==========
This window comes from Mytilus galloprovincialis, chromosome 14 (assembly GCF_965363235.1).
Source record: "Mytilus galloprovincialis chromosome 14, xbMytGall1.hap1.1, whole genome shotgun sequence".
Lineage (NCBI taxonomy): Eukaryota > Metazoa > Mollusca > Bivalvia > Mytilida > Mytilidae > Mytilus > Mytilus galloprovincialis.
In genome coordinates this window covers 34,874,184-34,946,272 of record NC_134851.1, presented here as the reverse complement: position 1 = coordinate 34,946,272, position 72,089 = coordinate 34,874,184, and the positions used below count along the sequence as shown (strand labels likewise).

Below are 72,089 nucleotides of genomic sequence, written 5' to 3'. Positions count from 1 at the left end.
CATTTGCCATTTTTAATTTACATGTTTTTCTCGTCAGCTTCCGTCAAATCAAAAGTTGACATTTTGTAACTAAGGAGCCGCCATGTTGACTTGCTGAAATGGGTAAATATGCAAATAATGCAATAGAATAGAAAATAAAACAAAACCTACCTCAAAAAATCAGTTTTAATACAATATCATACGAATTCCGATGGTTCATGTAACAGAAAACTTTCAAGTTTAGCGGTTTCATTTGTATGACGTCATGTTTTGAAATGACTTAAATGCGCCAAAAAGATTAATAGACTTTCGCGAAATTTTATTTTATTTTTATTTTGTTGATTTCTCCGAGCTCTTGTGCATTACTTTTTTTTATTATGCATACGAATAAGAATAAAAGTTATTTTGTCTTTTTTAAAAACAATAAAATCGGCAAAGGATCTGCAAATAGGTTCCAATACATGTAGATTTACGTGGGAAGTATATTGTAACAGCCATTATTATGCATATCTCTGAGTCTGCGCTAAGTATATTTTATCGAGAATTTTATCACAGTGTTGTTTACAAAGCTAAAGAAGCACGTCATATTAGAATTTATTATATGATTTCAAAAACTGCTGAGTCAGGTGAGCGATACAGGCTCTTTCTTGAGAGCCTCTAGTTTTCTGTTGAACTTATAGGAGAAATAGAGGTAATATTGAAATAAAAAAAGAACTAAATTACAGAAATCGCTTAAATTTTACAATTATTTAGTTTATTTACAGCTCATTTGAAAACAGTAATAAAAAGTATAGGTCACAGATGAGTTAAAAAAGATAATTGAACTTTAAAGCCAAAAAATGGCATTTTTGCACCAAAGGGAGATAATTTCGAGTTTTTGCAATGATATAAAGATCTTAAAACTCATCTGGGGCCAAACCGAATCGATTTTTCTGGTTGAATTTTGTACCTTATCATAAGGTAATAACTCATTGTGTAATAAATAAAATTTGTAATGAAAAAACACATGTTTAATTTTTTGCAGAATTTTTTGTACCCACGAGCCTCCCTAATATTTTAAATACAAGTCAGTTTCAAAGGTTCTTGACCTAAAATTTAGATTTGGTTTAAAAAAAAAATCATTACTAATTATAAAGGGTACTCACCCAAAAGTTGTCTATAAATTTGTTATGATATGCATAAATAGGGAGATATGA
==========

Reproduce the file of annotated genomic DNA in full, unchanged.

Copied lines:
This window comes from Mytilus galloprovincialis, chromosome 14 (assembly GCF_965363235.1).
Source record: "Mytilus galloprovincialis chromosome 14, xbMytGall1.hap1.1, whole genome shotgun sequence".
Lineage (NCBI taxonomy): Eukaryota > Metazoa > Mollusca > Bivalvia > Mytilida > Mytilidae > Mytilus > Mytilus galloprovincialis.
In genome coordinates this window covers 34,874,184-34,946,272 of record NC_134851.1, presented here as the reverse complement: position 1 = coordinate 34,946,272, position 72,089 = coordinate 34,874,184, and the positions used below count along the sequence as shown (strand labels likewise).

Below are 72,089 nucleotides of genomic sequence, written 5' to 3'. Positions count from 1 at the left end.
CATTTGCCATTTTTAATTTACATGTTTTTCTCGTCAGCTTCCGTCAAATCAAAAGTTGACATTTTGTAACTAAGGAGCCGCCATGTTGACTTGCTGAAATGGGTAAATATGCAAATAATGCAATAGAATAGAAAATAAAACAAAACCTACCTCAAAAAATCAGTTTTAATACAATATCATACGAATTCCGATGGTTCATGTAACAGAAAACTTTCAAGTTTAGCGGTTTCATTTGTATGACGTCATGTTTTGAAATGACTTAAATGCGCCAAAAAGATTAATAGACTTTCGCGAAATTTTATTTTATTTTTATTTTGTTGATTTCTCCGAGCTCTTGTGCATTACTTTTTTTTATTATGCATACGAATAAGAATAAAAGTTATTTTGTCTTTTTTAAAAACAATAAAATCGGCAAAGGATCTGCAAATAGGTTCCAATACATGTAGATTTACGTGGGAAGTATATTGTAACAGCCATTATTATGCATATCTCTGAGTCTGCGCTAAGTATATTTTATCGAGAATTTTATCACAGTGTTGTTTACAAAGCTAAAGAAGCACGTCATATTAGAATTTATTATATGATTTCAAAAACTGCTGAGTCAGGTGAGCGATACAGGCTCTTTCTTGAGAGCCTCTAGTTTTCTGTTGAACTTATAGGAGAAATAGAGGTAATATTGAAATAAAAAAAGAACTAAATTACAGAAATCGCTTAAATTTTACAATTATTTAGTTTATTTACAGCTCATTTGAAAACAGTAATAAAAAGTATAGGTCACAGATGAGTTAAAAAAGATAATTGAACTTTAAAGCCAAAAAATGGCATTTTTGCACCAAAGGGAGATAATTTCGAGTTTTTGCAATGATATAAAGATCTTAAAACTCATCTGGGGCCAAACCGAATCGATTTTTCTGGTTGAATTTTGTACCTTATCATAAGGTAATAACTCATTGTGTAATAAATAAAATTTGTAATGAAAAAACACATGTTTAATTTTTTGCAGAATTTTTTGTACCCACGAGCCTCCCTAATATTTTAAATACAAGTCAGTTTCAAAGGTTCTTGACCTAAAATTTAGATTTGGTTTAAAAAAAAAATCATTACTAATTATAAAGGGTACTCACCCAAAAGTTGTCTATAAATTTGTTATGATATGCATAAATAGGGAGATATGA